There's nothing wrong with the sentences. It is rather an extension of usage.
[sic] can mean that something is not correct in a quote (typo etc) but you could also use it to emphasize some peculiarity of the quoted text (e.g. contradictory or
dubious assertions or a value that deviates heavily from the norm). By using [sic] you normally want to express that ...
The English straight double quotation mark "" was an invention of the typewriter era.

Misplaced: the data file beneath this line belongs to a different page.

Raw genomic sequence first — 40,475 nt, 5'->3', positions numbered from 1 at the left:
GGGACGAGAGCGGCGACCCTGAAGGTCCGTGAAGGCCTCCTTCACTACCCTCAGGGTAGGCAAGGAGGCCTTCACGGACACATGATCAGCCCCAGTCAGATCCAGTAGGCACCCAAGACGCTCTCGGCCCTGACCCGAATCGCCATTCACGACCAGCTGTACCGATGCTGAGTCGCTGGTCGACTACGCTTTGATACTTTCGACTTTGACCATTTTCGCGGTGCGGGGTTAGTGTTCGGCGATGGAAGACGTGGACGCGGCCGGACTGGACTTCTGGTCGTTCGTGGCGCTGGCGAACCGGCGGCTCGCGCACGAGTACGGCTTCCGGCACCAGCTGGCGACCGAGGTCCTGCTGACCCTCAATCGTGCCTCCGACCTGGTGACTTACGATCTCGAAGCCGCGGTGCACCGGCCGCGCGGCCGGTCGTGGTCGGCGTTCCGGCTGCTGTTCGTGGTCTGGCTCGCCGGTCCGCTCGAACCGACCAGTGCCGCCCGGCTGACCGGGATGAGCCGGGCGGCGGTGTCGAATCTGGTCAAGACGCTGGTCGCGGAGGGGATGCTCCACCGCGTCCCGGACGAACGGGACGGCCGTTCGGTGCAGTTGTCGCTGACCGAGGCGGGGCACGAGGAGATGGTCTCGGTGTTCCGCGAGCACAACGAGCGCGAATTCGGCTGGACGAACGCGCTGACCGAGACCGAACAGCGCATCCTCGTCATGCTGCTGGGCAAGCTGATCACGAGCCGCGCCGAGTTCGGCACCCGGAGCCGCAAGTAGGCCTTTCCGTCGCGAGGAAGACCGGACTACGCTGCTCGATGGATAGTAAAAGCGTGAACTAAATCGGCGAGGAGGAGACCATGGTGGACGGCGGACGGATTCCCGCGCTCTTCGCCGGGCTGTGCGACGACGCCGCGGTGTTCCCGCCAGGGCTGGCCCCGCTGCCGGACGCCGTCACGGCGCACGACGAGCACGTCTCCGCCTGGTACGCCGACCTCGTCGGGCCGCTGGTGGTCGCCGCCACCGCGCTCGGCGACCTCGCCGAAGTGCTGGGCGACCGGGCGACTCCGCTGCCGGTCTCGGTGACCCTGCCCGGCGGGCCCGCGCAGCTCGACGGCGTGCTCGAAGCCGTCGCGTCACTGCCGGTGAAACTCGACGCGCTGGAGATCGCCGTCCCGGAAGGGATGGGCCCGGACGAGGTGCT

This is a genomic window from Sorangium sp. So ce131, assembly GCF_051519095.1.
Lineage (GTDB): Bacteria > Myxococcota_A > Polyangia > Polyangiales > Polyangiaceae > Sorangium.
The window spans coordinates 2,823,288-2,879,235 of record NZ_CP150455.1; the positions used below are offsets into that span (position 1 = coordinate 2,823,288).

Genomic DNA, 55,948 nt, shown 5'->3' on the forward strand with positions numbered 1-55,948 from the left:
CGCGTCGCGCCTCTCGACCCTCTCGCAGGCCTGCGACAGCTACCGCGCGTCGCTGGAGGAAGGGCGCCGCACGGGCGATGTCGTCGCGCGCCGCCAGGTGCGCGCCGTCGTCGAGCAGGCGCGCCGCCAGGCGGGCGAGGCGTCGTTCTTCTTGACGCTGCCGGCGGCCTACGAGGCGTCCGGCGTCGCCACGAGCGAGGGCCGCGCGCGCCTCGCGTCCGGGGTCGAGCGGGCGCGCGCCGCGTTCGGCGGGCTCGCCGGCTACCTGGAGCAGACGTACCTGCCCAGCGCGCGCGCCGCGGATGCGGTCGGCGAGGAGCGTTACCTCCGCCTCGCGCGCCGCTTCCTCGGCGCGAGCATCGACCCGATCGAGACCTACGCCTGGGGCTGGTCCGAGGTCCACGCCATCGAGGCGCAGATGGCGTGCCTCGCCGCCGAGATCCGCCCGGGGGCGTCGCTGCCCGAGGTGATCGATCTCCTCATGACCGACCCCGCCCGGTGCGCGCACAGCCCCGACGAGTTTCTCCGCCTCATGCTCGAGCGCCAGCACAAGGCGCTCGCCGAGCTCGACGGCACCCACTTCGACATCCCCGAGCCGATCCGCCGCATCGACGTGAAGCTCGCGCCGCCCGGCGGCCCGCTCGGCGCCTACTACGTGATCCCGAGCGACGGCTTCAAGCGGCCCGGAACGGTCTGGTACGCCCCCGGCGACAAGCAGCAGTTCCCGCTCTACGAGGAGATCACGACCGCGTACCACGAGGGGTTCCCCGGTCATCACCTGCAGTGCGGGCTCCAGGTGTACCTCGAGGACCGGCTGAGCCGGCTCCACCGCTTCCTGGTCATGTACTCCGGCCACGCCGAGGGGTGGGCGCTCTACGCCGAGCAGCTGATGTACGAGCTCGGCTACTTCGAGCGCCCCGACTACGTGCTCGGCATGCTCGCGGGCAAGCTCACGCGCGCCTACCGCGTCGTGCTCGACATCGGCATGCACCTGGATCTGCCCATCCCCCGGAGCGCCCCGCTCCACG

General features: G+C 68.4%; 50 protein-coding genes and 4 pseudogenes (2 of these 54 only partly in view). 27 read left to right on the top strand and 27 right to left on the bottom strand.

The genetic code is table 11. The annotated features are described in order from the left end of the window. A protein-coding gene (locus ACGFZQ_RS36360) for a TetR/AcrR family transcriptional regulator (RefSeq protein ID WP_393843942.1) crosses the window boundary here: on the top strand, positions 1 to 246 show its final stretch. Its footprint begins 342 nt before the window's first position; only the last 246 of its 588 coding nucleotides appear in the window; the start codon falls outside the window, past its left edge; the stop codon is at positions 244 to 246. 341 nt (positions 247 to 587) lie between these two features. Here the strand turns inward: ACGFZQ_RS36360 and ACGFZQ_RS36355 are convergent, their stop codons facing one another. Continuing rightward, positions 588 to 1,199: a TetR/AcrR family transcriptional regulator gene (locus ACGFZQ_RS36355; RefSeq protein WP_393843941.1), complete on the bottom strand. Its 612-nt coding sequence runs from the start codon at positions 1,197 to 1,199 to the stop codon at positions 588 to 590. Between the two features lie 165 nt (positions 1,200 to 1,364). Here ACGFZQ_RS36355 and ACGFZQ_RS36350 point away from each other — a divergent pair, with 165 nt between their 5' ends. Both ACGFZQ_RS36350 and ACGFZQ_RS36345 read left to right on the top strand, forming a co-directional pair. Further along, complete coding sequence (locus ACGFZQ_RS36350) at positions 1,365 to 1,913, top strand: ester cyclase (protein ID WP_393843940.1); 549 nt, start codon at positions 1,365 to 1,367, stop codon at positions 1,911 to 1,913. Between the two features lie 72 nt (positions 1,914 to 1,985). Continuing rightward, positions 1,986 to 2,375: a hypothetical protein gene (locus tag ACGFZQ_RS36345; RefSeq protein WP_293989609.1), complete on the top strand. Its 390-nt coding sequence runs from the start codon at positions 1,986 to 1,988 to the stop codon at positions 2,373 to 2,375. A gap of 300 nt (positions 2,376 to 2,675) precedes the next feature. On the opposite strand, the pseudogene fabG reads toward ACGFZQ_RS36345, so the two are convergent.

Because typewriters worked by mechanical devices at that time, the number of keys had to be minimized, so this type of quotation mark was invented as a last resort.
Technically, we don't use typewriters anymore, so there is no key-number restriction and avoid ...
The awkwardly worded example could be re-written as follows, where it's still evident that these are all Dave Thomas's ideas.
According to Dave Thomas, the Whopper is a great sandwich. It has
lettuce, tomato, and even mayonnaise. It's flame broiled, which means
it's cooked over an open flame. The bun is topped with sesame seeds,
which add a nice crunch. He ...